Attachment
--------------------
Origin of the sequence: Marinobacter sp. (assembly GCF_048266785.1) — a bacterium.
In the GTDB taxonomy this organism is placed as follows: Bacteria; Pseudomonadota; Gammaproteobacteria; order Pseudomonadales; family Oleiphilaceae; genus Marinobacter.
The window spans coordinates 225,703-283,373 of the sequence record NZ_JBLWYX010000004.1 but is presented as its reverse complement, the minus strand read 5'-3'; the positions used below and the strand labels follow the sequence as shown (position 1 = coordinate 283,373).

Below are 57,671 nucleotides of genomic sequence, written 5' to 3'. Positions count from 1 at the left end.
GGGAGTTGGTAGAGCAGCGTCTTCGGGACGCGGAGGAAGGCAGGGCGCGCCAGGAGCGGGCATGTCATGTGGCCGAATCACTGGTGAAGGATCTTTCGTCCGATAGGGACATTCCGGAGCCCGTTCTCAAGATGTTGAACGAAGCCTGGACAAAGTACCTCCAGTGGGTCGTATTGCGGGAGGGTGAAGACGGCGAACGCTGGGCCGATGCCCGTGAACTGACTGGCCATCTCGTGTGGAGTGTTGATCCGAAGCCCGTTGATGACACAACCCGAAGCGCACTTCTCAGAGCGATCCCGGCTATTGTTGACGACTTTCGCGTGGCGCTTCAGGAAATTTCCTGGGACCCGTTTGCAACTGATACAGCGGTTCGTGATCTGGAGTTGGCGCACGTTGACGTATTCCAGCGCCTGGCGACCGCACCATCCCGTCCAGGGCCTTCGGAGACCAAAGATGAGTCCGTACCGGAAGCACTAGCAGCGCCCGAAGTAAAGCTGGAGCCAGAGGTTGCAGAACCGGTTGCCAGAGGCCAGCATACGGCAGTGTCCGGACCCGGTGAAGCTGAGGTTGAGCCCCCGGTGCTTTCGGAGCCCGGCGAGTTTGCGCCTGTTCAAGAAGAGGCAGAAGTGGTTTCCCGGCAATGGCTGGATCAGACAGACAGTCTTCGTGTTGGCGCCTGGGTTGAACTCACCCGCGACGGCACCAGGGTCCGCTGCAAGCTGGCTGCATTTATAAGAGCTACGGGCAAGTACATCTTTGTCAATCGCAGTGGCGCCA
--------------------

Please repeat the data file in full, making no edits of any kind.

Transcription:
Origin of the sequence: Marinobacter sp. (assembly GCF_048266785.1) — a bacterium.
In the GTDB taxonomy this organism is placed as follows: Bacteria; Pseudomonadota; Gammaproteobacteria; order Pseudomonadales; family Oleiphilaceae; genus Marinobacter.
The window spans coordinates 225,703-283,373 of the sequence record NZ_JBLWYX010000004.1 but is presented as its reverse complement, the minus strand read 5'-3'; the positions used below and the strand labels follow the sequence as shown (position 1 = coordinate 283,373).

Below are 57,671 nucleotides of genomic sequence, written 5' to 3'. Positions count from 1 at the left end.
GGGAGTTGGTAGAGCAGCGTCTTCGGGACGCGGAGGAAGGCAGGGCGCGCCAGGAGCGGGCATGTCATGTGGCCGAATCACTGGTGAAGGATCTTTCGTCCGATAGGGACATTCCGGAGCCCGTTCTCAAGATGTTGAACGAAGCCTGGACAAAGTACCTCCAGTGGGTCGTATTGCGGGAGGGTGAAGACGGCGAACGCTGGGCCGATGCCCGTGAACTGACTGGCCATCTCGTGTGGAGTGTTGATCCGAAGCCCGTTGATGACACAACCCGAAGCGCACTTCTCAGAGCGATCCCGGCTATTGTTGACGACTTTCGCGTGGCGCTTCAGGAAATTTCCTGGGACCCGTTTGCAACTGATACAGCGGTTCGTGATCTGGAGTTGGCGCACGTTGACGTATTCCAGCGCCTGGCGACCGCACCATCCCGTCCAGGGCCTTCGGAGACCAAAGATGAGTCCGTACCGGAAGCACTAGCAGCGCCCGAAGTAAAGCTGGAGCCAGAGGTTGCAGAACCGGTTGCCAGAGGCCAGCATACGGCAGTGTCCGGACCCGGTGAAGCTGAGGTTGAGCCCCCGGTGCTTTCGGAGCCCGGCGAGTTTGCGCCTGTTCAAGAAGAGGCAGAAGTGGTTTCCCGGCAATGGCTGGATCAGACAGACAGTCTTCGTGTTGGCGCCTGGGTTGAACTCACCCGCGACGGCACCAGGGTCCGCTGCAAGCTGGCTGCATTTATAAGAGCTACGGGCAAGTACATCTTTGTCAATCGCAGTGGCGCCA